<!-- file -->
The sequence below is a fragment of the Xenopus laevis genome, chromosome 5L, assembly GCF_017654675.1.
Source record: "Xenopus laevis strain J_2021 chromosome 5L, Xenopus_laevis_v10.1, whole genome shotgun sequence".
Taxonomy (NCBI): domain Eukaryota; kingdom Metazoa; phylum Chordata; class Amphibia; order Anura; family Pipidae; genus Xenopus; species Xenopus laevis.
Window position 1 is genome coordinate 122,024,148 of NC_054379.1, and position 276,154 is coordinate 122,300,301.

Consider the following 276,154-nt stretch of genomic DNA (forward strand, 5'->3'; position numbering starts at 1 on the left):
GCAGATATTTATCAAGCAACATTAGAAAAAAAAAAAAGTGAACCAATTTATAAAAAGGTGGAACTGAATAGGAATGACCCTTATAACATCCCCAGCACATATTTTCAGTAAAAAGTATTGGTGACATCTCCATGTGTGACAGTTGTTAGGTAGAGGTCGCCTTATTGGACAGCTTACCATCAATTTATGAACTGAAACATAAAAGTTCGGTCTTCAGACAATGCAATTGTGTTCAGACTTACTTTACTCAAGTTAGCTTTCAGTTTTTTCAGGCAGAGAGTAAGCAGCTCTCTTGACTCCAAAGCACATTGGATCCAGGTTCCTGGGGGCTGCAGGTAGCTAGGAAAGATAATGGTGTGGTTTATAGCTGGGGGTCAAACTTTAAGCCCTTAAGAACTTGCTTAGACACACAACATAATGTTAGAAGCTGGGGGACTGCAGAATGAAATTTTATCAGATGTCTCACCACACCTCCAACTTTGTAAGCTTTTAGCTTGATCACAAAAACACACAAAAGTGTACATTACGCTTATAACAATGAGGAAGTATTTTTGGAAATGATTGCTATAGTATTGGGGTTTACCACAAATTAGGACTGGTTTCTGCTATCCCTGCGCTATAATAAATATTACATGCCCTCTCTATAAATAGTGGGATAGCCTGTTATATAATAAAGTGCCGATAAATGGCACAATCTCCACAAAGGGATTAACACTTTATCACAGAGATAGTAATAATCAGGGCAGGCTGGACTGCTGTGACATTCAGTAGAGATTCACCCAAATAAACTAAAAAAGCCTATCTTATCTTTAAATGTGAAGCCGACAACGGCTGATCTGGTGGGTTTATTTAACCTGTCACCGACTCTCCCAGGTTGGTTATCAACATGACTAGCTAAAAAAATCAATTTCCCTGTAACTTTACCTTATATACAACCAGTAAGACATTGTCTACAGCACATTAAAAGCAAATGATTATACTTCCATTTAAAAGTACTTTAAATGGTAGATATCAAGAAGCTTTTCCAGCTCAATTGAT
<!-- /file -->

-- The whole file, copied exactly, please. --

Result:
The sequence below is a fragment of the Xenopus laevis genome, chromosome 5L, assembly GCF_017654675.1.
Source record: "Xenopus laevis strain J_2021 chromosome 5L, Xenopus_laevis_v10.1, whole genome shotgun sequence".
Taxonomy (NCBI): domain Eukaryota; kingdom Metazoa; phylum Chordata; class Amphibia; order Anura; family Pipidae; genus Xenopus; species Xenopus laevis.
Window position 1 is genome coordinate 122,024,148 of NC_054379.1, and position 276,154 is coordinate 122,300,301.

Consider the following 276,154-nt stretch of genomic DNA (forward strand, 5'->3'; position numbering starts at 1 on the left):
GCAGATATTTATCAAGCAACATTAGAAAAAAAAAAAAGTGAACCAATTTATAAAAAGGTGGAACTGAATAGGAATGACCCTTATAACATCCCCAGCACATATTTTCAGTAAAAAGTATTGGTGACATCTCCATGTGTGACAGTTGTTAGGTAGAGGTCGCCTTATTGGACAGCTTACCATCAATTTATGAACTGAAACATAAAAGTTCGGTCTTCAGACAATGCAATTGTGTTCAGACTTACTTTACTCAAGTTAGCTTTCAGTTTTTTCAGGCAGAGAGTAAGCAGCTCTCTTGACTCCAAAGCACATTGGATCCAGGTTCCTGGGGGCTGCAGGTAGCTAGGAAAGATAATGGTGTGGTTTATAGCTGGGGGTCAAACTTTAAGCCCTTAAGAACTTGCTTAGACACACAACATAATGTTAGAAGCTGGGGGACTGCAGAATGAAATTTTATCAGATGTCTCACCACACCTCCAACTTTGTAAGCTTTTAGCTTGATCACAAAAACACACAAAAGTGTACATTACGCTTATAACAATGAGGAAGTATTTTTGGAAATGATTGCTATAGTATTGGGGTTTACCACAAATTAGGACTGGTTTCTGCTATCCCTGCGCTATAATAAATATTACATGCCCTCTCTATAAATAGTGGGATAGCCTGTTATATAATAAAGTGCCGATAAATGGCACAATCTCCACAAAGGGATTAACACTTTATCACAGAGATAGTAATAATCAGGGCAGGCTGGACTGCTGTGACATTCAGTAGAGATTCACCCAAATAAACTAAAAAAGCCTATCTTATCTTTAAATGTGAAGCCGACAACGGCTGATCTGGTGGGTTTATTTAACCTGTCACCGACTCTCCCAGGTTGGTTATCAACATGACTAGCTAAAAAAATCAATTTCCCTGTAACTTTACCTTATATACAACCAGTAAGACATTGTCTACAGCACATTAAAAGCAAATGATTATACTTCCATTTAAAAGTACTTTAAATGGTAGATATCAAGAAGCTTTTCCAGCTCAATTGAT